We walked up the mountain and found the source of the waterfall, and the former source of the waterfall.


Behind the dam wall




We sat under these rocks. We thought they might be Basalt.


At night there was a bonfire party. I didn’t hang for that but I did get to see some fireflies. Second night it was raining so they had a room party in the restaurant. The drinking, dancing etc went on till two am.

After the waterfall and lunch, we went bamboo rafting. It was wonderful. The rapids weren’t really rapids but you did feel the rocks bumping underneath. We had a very cool pilot/captain. Photo courtesy of Tour Guide Alice. It was so tranquil.


Before we left the area we went for the most amazing walk. These photos don’t do it justice. You lose the height impressions.

This is the view of the mountain/rock from the village. We walked to the river walk.







The goats near the bridge. This bridge was sealed off. My favourite parts? The bamboo rafting and the river walk, which was mind blowingly beautiful.

And finally I saw this at the hotel. A native, traditional raincoat?


That’s it for now. I’m having a home day and it’s wonderful. My sore legs can recuperate.

Waving from Shanghai.






Shanghai Dreaming

I’m going to break this post up. I didn’t post the Star Trek Expo photos so I’m going to try to do this. My next post will be from the tour to the Nanxi River area. Some breathtaking scenery there.

Shanghai appears to be a complex place, perhaps reflective of elsewhere in China. A juxtaposition of ultra new such as tech and the layers of old with the very traditional beneath. For example, in my country trip I could get 4G. I could get 4G in the tunnels beneath mountains. Internet and wifi are ubiquitous and used in ways we don’t even think about in Australia. We have QR codes for example but I’ve never used one. Here they are used all the time. But by contrast, if I go to Tharwa, just five minutes away by car from my home I can’t even get a signal, let alone 4G. We are way behind technologically. Maybe it’s our population level, maybe China has an advantage coming from behind and implementing tech and jumping ahead of us. The fact is our technical infrastructure is crap and our government is to blame. Look what they are doing with fibre optics in Australia. We have Turnbull saying copper wire is okay. Man, are we going to be left behind.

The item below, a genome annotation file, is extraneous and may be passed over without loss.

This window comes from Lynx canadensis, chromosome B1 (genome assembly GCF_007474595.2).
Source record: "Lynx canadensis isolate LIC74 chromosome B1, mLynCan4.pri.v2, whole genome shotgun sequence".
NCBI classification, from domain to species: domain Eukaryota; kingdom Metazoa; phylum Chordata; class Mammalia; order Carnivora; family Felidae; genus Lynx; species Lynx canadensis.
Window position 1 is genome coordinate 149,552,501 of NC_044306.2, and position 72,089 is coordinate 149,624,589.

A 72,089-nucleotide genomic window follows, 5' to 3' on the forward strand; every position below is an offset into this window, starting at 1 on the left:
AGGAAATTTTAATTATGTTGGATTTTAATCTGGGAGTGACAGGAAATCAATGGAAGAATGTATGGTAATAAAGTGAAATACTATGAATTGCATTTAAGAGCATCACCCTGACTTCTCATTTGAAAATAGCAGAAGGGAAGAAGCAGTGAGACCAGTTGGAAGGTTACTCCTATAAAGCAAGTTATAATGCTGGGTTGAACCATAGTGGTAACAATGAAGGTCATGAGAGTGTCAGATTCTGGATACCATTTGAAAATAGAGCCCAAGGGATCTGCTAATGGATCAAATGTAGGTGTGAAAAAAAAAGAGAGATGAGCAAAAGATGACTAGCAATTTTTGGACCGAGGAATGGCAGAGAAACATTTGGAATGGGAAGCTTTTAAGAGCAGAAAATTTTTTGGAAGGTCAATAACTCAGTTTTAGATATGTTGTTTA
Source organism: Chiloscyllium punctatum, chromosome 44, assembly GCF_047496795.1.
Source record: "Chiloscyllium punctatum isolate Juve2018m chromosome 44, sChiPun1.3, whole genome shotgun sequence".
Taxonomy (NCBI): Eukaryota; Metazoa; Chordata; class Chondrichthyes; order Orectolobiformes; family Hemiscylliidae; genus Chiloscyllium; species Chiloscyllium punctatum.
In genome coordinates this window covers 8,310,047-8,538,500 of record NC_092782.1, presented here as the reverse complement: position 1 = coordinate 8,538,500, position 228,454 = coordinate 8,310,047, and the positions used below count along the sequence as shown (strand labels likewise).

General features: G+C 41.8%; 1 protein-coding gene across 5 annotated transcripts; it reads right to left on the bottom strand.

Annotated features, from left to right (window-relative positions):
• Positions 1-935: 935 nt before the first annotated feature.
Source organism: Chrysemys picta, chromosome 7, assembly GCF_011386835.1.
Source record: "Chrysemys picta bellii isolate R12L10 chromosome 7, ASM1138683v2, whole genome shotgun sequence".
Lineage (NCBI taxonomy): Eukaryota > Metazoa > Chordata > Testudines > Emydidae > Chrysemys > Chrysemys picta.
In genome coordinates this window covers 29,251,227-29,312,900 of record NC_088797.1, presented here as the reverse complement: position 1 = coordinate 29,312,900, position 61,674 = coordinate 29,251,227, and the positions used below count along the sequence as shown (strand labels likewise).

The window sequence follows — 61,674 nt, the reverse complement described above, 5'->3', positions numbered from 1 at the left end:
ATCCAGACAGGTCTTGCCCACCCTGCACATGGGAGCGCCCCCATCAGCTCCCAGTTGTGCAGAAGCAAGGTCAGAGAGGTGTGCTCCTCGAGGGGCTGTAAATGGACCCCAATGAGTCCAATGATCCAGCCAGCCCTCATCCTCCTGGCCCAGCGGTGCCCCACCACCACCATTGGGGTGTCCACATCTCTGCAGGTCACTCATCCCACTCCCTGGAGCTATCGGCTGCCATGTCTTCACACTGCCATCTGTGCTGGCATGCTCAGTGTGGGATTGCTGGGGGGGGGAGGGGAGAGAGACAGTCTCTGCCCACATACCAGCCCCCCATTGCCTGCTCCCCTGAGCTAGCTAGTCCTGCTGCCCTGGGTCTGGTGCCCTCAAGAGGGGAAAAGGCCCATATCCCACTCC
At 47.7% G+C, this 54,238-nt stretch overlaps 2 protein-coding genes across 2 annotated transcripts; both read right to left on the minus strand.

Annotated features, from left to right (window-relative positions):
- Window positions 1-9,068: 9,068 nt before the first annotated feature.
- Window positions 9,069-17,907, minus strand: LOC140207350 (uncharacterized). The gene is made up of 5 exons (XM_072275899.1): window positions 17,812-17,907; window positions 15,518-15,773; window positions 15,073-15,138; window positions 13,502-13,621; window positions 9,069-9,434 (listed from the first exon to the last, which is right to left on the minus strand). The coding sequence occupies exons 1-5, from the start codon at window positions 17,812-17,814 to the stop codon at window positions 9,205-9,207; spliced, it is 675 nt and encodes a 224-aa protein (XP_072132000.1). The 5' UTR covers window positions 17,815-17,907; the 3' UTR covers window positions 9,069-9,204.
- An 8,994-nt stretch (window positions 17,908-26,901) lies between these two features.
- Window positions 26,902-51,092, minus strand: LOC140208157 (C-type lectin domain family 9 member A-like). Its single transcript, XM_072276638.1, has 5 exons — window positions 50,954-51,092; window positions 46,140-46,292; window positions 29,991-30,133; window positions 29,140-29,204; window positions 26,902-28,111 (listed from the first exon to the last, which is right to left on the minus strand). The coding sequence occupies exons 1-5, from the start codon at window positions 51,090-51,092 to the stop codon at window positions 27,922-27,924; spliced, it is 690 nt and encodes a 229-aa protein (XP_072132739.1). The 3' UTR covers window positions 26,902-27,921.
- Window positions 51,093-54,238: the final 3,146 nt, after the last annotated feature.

So what surprises me is not so much the electronic billboards in the metro with rapid refresh rates that allows you to see the image while travelling at fast speeds, or on the bus shelters or just about every shopping mall’s giant electronic billboards. That’s frosting. That’s a glimpse of a possible future in the West. Let’s take WeChat, China’s equivalent to Twitter/Facebook. Yes. I suppose it is monitored by the Chinese Government, but if you think Twitter and Facebook aren’t monitored by your own government then you are way wrong. There are apps that look for words and phrases. Nothing online is private. WeChat lets you create your own QR code. So you meet someone and you want to add them to your WeChat connections you can scan their code or they scan yours. You can link your WeChat to your bank and you can pay your bills, restaurant etc, just by using the QR codes. I haven’t linked that up because I’m not living here but I was thinking Wow. That’s awesome. On the tour there was a tour group WeChat so we got messages about breakfast and shared photos. You could pay for things to the tour company etc. Just wow. I mean WeChat is not useless like Twitter and Facebook, it’s like useful. I’m impressed.

So the Star Trek exhibition. We practically had that to ourselves. For this nine day public holiday people exodus the city and apparently the exhibition was in the ‘Ghost Mall’. The Ghost Mall is attached to the second airport (domestic?) and is linked via the metro. So we travelled on the metro to this place, then walked through empty corridors to the Ghost Mall where we found the Star Trek exhibition. It was like 80 RMB to enter. Cheaper on Weekdays. Apparently as Monday was a public holiday we paid 80RMB. Taamo used Alipay (I think that’s what he called it-The WeChat app.